This Christmas season, 12 prisoners at the Algoa Correctional Center in Jefferson City have been busy baking and making gingerbread houses and large batches of cookies for various charitable events.
Mary Connell, the director of the culinary arts program, said the college-level classes require students to complete 360 hours of courses to pass a certification test that will allow them to work once they leave prison.
"We do everything from soups to breakfast foods," she said. "They have to taste everything that they make. They know that if it doesn't go over with them, then others probably won't like it either."
In the cooking lab, offenders not only learn the basics of meal planning, food preparation and presentation but also about waiting tables and other skills that prepare them for jobs in the food-service industry.
Participants plan meals and assemble cookbooks they take with them upon release. One offender, who will be released soon and return home to his daughter, has collected child-friendly recipes she can help him prepare.
Some offenders who go through the training can go on to work in the local Department of Corrections cook-chill facility, where meals are prepared in batches then frozen and sent to DOC dining halls throughout the state. It's the same system used at restaurants such as Applebee's, so some offenders come out of the program fully trained for jobs with major restaurant chains.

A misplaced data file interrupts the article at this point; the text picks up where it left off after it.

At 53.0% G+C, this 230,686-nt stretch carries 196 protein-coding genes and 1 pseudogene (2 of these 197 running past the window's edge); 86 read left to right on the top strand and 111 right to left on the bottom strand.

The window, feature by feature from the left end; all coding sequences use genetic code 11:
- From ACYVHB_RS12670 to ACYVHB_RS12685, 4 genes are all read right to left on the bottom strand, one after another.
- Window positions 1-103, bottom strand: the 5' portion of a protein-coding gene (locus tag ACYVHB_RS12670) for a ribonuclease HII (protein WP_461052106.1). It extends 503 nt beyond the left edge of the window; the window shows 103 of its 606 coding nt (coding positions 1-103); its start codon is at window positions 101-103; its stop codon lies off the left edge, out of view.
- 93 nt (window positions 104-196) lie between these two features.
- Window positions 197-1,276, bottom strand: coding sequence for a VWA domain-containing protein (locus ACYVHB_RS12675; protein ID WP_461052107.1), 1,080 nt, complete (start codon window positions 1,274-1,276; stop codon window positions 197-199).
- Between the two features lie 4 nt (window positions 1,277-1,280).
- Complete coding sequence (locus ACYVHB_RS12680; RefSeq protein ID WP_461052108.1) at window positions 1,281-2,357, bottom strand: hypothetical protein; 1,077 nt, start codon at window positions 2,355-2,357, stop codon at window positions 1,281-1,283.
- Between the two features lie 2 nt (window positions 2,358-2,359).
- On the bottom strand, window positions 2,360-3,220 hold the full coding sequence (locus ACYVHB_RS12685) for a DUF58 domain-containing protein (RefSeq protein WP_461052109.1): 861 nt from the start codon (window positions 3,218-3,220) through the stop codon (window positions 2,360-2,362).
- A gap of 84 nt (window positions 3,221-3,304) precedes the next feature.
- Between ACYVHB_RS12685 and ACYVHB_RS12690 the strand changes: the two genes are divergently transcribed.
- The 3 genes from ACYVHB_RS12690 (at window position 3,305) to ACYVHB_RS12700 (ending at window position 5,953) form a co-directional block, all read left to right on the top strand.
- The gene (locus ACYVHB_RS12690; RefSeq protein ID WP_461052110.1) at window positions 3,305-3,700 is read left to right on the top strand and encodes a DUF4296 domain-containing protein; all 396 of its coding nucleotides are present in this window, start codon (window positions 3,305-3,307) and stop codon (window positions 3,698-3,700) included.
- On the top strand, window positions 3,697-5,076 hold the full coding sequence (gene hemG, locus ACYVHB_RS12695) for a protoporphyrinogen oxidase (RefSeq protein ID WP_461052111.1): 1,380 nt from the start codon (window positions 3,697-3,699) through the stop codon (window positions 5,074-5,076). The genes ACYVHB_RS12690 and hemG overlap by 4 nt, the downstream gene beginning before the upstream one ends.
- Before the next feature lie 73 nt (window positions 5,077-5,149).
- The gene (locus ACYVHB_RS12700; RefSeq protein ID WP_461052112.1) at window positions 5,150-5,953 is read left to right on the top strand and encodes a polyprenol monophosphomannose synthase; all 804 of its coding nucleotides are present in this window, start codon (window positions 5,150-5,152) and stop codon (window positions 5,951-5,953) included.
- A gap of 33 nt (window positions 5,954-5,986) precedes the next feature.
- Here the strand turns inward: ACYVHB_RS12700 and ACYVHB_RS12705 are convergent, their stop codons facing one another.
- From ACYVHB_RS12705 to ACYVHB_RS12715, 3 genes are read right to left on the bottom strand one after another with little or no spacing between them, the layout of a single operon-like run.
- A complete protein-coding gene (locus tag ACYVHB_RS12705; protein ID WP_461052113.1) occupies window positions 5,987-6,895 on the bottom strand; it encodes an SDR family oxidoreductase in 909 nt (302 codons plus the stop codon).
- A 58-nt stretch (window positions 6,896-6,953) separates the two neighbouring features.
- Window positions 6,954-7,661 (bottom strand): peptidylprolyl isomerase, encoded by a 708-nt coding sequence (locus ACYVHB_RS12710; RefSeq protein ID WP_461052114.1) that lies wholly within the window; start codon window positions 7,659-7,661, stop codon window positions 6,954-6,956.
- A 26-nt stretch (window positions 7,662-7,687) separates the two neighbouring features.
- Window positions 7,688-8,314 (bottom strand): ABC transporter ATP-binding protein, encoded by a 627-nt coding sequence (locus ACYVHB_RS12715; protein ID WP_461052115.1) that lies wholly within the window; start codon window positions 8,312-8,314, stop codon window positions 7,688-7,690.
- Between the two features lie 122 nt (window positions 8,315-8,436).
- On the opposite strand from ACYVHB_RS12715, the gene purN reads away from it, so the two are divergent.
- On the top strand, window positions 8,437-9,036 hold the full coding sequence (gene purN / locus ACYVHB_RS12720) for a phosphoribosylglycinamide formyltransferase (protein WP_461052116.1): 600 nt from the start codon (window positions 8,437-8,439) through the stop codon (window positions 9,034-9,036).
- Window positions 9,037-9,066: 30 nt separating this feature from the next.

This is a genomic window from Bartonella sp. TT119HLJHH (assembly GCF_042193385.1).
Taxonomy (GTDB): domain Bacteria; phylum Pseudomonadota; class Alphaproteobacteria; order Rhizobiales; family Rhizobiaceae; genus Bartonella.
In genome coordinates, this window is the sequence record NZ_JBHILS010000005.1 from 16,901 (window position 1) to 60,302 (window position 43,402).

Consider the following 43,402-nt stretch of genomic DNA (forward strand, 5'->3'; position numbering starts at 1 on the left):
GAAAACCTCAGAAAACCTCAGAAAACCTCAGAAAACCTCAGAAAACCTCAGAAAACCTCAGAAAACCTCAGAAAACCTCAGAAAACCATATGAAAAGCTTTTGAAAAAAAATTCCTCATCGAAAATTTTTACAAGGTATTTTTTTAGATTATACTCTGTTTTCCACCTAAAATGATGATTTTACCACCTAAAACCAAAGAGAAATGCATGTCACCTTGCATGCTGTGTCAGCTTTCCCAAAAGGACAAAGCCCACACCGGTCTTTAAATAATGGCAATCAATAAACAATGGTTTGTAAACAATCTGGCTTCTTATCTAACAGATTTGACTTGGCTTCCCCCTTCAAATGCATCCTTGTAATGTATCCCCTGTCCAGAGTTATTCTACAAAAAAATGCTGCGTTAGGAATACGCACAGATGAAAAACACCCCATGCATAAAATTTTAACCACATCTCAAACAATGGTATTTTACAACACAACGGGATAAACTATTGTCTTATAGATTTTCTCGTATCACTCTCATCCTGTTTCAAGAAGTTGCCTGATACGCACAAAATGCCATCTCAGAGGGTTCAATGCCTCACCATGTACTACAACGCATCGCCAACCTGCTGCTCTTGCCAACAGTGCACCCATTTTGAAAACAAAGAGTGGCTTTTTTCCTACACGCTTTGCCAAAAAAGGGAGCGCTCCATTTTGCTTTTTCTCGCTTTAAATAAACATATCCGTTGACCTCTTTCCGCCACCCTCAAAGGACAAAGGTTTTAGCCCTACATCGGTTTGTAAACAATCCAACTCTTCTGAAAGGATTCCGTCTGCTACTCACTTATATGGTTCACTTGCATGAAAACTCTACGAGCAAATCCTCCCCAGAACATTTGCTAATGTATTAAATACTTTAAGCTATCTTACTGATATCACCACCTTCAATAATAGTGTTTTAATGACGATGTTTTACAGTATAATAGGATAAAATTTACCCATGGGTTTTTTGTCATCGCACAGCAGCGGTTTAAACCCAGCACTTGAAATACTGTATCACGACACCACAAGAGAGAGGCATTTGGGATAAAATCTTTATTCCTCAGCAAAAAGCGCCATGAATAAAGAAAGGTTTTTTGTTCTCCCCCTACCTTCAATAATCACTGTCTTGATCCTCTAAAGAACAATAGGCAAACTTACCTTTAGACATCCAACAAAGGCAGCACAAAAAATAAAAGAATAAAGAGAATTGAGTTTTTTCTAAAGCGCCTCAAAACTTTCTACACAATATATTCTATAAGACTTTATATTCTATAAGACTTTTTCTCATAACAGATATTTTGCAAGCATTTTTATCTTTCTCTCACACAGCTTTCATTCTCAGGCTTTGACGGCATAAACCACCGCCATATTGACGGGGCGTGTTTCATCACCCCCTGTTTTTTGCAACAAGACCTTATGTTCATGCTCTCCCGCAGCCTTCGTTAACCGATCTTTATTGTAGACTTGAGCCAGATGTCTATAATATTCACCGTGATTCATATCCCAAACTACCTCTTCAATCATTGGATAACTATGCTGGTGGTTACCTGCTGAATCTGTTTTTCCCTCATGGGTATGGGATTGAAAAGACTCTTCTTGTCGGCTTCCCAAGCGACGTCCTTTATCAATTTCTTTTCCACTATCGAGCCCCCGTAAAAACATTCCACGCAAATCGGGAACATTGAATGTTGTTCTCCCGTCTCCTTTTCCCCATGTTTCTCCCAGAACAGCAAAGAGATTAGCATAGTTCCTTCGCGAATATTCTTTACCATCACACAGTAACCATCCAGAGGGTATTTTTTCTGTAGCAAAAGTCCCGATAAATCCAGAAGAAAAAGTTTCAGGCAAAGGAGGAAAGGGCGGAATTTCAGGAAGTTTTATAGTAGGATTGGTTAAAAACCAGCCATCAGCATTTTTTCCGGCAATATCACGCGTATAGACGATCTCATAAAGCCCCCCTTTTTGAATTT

"I have a background in the culinary field, so this helps me keep up my skills so I'm ready to go when I get out," inmate Stephen Lewellen said.
During cooking labs, the classroom space is set up like a restaurant, and staff are invited to dine there.
"I'm a little hard on them, but that's OK because they need to make sure they take care in how they prepare meals," Connell said.
The culinary arts program is part of larger adult basic education program that includes business technology, auto repair, carpentry and cosmetology.
"Right now, there is a truck driver shortage across the country, and many of those companies have started coming here to try and recruit some of our soon-to-be released offenders who are trained and qualified to come work for them," Corrections Department spokeswoman Karen Pojmann said.
"I do care about these guys," Connell said. "It's always great to hear about those that have gotten out and have been able to get in the field."